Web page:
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Manfred Böcker, Antisemitismus ohne Juden. Die Zweite Republik, die antirepublikanische Rechte und die Juden. Spanien 1931-1936 (= Hispano-Americana, Bd. 232), Peter Lang Verlag, Frankfurt/Main etc. 2000, 392 S., brosch., 98 DM.

This work is a welcome addition to the literature on European anti-Semitism. Over the last half century it has been natural for historians of European anti-Semitism to concentrate their work on Germany and those lands that came under German sway and participated in the National Socialist effort to round up and exterminate Europe's Jews. In recent years much attention has been paid not only to the nature of German anti-Semitism, but also to the historical role of anti-Semitism in Eastern Europe. Böcker's book shifts our historical focus substantially. It is one of the relatively few studies to examine anti-Semitism in republican Spain and, more importantly, it demonstrates clearly that, although anti-Semitism was a pan-European phenomenon, Spain's deeply rooted religious and culturally based anti-Semitism was ideologically and practically different from its racially based counterpart in Germany.
Böcker's book is essentially an intellectual history of Spanish anti-Semitism during the republic. He begins with a concise, well-written description of the history of anti-Semitism in Spain from the Middle Ages to the twentieth century and explains its religious, social, and political roots. Under a monarchy that regarded unity of all Catholics as the highest religious and political priority, Jews and Judaism became associated with all that was contrary to the interests of Christianity and the crown. Spanish anti-Semitism culminated in the expulsion of the Jews from the country in 1492 and in the subsequent discrimination against those who had converted to Christianity (Conversos). Thereafter Spain became a nation "without Jews" in which anti-Semitic sentiment remained a potent element of Spanish cultural and intellectual life. Judaism was counter posed to Catholicism and the interests of the social order and state.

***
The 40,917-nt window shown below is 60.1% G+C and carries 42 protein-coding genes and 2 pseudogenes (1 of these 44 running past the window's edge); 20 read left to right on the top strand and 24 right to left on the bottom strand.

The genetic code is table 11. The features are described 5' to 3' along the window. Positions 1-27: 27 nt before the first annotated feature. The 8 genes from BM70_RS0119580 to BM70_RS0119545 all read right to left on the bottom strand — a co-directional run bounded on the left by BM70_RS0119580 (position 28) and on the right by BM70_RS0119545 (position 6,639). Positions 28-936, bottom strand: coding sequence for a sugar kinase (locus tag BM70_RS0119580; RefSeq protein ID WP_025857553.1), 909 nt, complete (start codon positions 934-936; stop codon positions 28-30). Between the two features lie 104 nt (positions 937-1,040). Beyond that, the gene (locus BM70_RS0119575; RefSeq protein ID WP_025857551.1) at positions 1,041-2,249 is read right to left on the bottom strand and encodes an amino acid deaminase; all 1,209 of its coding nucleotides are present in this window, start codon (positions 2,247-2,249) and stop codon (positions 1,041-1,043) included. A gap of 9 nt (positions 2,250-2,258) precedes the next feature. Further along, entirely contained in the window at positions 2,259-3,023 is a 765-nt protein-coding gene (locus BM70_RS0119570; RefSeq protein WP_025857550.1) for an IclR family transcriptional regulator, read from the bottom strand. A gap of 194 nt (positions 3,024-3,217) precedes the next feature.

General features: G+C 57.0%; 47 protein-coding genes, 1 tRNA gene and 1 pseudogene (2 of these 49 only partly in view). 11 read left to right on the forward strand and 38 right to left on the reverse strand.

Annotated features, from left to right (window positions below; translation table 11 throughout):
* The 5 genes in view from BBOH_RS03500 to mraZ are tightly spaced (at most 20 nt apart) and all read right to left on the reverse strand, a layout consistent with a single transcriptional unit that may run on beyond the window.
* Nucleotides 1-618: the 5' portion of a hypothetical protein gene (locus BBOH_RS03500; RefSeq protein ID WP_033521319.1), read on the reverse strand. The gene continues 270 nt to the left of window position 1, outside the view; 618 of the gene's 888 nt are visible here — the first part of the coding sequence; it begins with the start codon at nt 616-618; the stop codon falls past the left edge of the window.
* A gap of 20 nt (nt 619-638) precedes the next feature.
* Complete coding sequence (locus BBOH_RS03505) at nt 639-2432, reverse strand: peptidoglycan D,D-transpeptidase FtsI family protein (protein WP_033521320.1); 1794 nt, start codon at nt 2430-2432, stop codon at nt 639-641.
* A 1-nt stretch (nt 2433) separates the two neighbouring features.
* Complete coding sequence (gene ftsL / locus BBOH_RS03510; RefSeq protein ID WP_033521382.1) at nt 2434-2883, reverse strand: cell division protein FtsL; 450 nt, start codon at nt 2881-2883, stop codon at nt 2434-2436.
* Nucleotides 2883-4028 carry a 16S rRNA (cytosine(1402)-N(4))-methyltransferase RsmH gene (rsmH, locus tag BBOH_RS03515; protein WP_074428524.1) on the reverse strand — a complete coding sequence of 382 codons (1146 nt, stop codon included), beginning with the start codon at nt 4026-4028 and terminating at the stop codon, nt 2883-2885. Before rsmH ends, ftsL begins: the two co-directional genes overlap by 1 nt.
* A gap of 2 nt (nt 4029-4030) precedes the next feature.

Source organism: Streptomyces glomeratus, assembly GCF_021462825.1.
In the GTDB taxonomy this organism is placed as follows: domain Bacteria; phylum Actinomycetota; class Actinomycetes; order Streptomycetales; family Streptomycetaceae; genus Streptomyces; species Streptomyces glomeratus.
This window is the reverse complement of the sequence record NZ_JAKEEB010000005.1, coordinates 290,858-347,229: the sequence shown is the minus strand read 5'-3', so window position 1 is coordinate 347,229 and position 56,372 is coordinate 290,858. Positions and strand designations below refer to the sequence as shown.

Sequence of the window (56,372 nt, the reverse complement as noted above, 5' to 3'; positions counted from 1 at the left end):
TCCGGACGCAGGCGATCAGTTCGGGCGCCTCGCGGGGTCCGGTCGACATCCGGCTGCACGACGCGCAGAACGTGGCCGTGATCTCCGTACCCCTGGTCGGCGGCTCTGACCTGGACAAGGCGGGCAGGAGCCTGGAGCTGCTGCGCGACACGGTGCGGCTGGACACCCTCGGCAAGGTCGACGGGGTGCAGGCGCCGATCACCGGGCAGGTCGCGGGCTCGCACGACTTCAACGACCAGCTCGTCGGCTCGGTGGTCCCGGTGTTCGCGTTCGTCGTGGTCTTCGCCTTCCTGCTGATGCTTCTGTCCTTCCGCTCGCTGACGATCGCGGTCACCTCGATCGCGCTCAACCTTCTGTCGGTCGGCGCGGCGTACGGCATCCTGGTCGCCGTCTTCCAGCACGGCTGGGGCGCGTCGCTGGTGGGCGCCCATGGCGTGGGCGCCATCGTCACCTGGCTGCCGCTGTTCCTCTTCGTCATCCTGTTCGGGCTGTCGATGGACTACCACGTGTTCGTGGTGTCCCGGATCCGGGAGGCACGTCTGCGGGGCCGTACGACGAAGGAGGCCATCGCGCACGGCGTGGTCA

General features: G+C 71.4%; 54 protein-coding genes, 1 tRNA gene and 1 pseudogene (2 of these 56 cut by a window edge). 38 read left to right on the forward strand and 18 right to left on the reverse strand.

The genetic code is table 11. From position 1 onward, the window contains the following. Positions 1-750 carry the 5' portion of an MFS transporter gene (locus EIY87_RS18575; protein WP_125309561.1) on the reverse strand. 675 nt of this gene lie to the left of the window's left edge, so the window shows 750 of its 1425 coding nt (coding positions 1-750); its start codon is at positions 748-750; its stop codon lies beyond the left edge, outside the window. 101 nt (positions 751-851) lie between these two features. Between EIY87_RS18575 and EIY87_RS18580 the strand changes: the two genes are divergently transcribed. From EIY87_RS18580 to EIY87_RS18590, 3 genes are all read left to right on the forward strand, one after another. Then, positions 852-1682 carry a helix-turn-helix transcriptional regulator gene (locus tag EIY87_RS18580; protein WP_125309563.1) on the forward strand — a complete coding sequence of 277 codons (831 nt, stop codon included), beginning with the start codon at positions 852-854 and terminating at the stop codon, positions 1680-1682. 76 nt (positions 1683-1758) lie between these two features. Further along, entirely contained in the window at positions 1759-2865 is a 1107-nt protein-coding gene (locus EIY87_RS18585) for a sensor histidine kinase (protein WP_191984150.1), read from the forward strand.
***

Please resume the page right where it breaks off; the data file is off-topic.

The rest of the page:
It is this "traditional" anti-Semitism that stands at the core of Böcker's analysis in the remainder of the book. Böcker shows how, as secular and republican ideas became increasingly important in Spain during the nineteenth and twentieth centuries, elements on the Spanish political right fell back on anti-Semitism to explain society's problems and to attack political, social, and cultural changes they opposed. Following the establishment of the republic, Böcker argues, right-wing groups such as the National Catholics, the Accidentalists, the Carlists, the Alfonsinists, and the fascists all used various forms of anti-Semitism to attack it. Many rightist intellectuals were inspired by the rise of National Socialism in Germany and defended Nazi discrimination against Jews, but, largely due to Catholic influence, very few agreed with the racist basis of Nazi anti-Semitism. They argued that Jews, along with the Free-Masons, communists, socialists, and democrats were part of an international conspiracy to destroy the national state, undermine the social order, destroy Christianity, and take power for themselves. Böcker carefully notes that for most Spanish anti-Semites, the real enemies were not Jews but the Masons, Communists, Socialists and other political opponents. Anti-Semitism was part of a series of myths that the right used to explain and criticize modern society and the republican order.